PMCID: PMC3221821  PMID: 22125673
Inorganic sulfur; invasion; motility; matrix metalloprotease; MDA-MB-231 cells
25.  Cilostazol Inhibits Vascular Smooth Muscle Cell Proliferation and Reactive Oxygen Species Production through Activation of AMP-activated Protein Kinase Induced by Heme Oxygenase-1 
Cilostazol is a selective inhibitor of phosphodiesterase 3 that increases intracellular cAMP levels and activates protein kinase A, thereby inhibiting vascular smooth muscle cell (VSMC) proliferation. We investigated whether AMP-activated protein kinase (AMPK) activation induced by heme oxygenase-1 (HO-1) is a mediator of the beneficial effects of cilostazol and whether cilostazol may prevent cell proliferation and reactive oxygen species (ROS) production by activating AMPK in VSMC. In the present study, we investigated VSMC with various concentrations of cilostazol. Treatment with cilostazol increased HO-1 expression and phosphorylation of AMPK in a dose- and time-dependent manner. Cilostazol also significantly decreased platelet-derived growth factor (PDGF)-induced VSMC proliferation and ROS production by activating AMPK induced by HO-1. Pharmacological and genetic inhibition of HO-1 and AMPK blocked the cilostazol-induced inhibition of cell proliferation and ROS production.These data suggest that cilostazol-induced HO-1 expression and AMPK activation might attenuate PDGF-induced VSMC proliferation and ROS production.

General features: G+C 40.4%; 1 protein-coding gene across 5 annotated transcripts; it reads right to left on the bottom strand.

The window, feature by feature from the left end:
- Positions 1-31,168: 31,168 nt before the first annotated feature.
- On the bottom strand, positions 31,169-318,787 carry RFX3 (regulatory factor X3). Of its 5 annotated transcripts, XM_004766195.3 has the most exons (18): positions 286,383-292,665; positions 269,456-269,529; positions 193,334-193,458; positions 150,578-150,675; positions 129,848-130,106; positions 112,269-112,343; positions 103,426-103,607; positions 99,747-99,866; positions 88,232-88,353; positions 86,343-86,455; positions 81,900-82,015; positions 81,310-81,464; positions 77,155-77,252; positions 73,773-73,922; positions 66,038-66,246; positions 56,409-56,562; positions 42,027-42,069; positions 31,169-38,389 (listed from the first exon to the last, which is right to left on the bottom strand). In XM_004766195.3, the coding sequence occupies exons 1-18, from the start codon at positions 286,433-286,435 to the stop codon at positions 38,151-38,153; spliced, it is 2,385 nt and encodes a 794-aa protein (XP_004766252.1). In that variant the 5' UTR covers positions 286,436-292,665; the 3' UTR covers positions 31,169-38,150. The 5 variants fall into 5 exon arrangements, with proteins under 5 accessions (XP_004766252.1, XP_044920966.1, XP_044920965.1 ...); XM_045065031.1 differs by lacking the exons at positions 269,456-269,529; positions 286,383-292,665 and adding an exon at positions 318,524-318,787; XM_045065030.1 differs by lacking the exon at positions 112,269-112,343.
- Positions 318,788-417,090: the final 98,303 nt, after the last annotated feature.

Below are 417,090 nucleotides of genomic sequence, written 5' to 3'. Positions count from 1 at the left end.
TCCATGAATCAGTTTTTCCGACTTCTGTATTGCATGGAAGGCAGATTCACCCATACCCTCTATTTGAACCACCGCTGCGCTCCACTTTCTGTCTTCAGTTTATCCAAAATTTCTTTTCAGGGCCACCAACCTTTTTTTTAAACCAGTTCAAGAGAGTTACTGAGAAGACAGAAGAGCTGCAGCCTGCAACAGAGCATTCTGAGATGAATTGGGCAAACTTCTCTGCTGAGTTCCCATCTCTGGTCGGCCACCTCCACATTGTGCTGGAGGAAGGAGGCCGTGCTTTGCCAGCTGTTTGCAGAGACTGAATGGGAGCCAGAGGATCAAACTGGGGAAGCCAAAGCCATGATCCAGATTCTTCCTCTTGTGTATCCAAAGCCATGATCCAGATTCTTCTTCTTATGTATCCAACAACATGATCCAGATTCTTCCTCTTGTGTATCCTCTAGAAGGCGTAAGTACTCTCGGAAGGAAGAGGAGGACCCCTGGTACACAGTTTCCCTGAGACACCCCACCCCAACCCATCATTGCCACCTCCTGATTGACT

PMCID: PMC3186921  PMID: 21994478
Cilostazol; Proliferation; ROS; AMPK; HO-1